Bethany Williams’ upbringing in a creative and environmentally conscious family has heavily influenced her practice as a fashion designer. In her view, the fashion world ‘needs to work on creating social change, rather than exploitation’ and she uses her work as a tool for social empowerment.
Her recent collection Breadline (showcasing at London Fashion Week Men’s 2016), for her eponymous line, highlights hidden hunger in the UK, working alongside Vauxhall Food Bank and Tesco to develop an exchange of fruit and vegetables for waste items from the food bank users’ households. Using these waste materials and working with local craftsmen/ women, she has developed the surface of these waste materials to create hand crafted woven, printed, knitted and embroidered materials. Using waste cardboard donated by Tesco, she soaks it in water to separate its layers and fuses them into cotton which can be basket woven to create garments, the profits then going back to the food bank.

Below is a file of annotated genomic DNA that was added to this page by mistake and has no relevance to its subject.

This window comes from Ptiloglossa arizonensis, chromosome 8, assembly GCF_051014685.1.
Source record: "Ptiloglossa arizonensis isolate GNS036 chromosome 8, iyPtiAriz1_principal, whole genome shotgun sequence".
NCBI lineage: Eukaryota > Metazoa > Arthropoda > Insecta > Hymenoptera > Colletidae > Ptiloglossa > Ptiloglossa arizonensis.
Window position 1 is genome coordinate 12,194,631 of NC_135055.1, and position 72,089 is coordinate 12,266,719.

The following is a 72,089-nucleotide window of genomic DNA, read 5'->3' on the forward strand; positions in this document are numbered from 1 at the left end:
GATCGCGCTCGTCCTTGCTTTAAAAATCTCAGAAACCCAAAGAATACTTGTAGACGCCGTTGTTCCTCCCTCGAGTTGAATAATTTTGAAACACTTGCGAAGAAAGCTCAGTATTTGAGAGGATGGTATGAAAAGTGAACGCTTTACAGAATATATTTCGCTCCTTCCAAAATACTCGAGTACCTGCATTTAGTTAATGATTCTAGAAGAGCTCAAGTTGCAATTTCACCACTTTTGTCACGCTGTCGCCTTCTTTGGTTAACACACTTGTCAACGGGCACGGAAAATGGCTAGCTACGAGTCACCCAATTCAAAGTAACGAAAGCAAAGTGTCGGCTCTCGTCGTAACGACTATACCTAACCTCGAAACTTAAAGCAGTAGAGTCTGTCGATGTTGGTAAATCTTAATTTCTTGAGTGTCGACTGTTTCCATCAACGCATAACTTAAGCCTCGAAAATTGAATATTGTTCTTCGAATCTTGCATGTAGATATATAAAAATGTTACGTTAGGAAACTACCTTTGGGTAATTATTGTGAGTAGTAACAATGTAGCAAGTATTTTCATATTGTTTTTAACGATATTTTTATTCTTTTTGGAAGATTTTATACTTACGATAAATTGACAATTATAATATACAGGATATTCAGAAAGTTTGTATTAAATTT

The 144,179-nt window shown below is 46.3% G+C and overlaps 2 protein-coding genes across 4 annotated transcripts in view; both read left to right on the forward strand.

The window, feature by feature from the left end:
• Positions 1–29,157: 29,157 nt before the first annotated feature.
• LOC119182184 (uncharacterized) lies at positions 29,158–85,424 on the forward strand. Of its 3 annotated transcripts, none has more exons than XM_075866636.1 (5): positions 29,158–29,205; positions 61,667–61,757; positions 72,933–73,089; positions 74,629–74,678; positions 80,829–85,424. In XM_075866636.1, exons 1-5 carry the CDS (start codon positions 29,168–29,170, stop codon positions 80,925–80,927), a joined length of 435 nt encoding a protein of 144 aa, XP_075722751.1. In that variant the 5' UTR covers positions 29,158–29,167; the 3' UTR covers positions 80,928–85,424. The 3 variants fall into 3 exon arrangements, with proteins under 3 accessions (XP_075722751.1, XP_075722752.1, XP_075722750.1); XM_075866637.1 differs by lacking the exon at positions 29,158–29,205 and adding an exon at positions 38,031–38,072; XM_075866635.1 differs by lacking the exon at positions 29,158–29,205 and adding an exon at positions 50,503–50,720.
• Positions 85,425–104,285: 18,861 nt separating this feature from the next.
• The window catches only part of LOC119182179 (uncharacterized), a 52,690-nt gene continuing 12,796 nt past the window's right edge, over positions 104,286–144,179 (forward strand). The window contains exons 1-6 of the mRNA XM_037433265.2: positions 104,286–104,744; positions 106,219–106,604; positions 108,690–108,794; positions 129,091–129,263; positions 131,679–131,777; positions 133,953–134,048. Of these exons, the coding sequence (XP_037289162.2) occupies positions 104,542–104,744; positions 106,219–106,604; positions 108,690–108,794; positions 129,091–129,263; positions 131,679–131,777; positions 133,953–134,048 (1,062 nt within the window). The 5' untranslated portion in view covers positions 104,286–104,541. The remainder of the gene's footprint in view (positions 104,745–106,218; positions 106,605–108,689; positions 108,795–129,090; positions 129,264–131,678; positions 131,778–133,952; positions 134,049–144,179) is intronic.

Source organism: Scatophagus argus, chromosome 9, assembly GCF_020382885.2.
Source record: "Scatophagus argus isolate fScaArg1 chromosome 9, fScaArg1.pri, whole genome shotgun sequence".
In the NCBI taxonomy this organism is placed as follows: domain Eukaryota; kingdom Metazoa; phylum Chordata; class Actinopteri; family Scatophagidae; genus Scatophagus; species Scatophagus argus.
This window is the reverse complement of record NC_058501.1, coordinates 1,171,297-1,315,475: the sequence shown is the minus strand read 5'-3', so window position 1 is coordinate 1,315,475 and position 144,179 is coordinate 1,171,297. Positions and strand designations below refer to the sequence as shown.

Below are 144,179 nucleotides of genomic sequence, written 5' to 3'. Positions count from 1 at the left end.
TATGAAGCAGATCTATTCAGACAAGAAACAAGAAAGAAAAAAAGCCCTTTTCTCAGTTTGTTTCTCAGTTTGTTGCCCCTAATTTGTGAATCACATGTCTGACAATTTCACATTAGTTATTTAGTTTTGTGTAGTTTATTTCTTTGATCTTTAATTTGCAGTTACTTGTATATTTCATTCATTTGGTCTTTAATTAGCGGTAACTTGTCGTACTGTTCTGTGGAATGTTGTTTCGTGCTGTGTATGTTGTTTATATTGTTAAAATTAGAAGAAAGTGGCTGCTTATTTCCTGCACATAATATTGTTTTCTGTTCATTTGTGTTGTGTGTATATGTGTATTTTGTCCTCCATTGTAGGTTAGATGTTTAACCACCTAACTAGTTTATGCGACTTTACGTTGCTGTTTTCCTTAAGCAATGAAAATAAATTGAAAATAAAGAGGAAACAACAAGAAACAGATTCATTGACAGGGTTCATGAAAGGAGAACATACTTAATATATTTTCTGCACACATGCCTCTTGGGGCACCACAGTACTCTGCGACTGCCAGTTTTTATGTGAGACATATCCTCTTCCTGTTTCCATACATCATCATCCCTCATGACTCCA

Williams’ line – ROOFLESS – started in 2013 when she was a volunteer at Brighton Soup Kitchen. She would give homeless people three warm items in exchange for one of their own and then use them to create a unique collection with sentimental value. A New Life – one collection from the ROOFLESS line – was show at Wood Street Plaza in Walthamstow, London in 2013.
In February 2019 Bethany won the latest Queen Elizabeth II Award for British Design. The award has been set up to highlight the role the fashion industry plays in society and diplomacy and the movement of young designers that are both talented and making a difference to society through either sustainable practices or community engagement.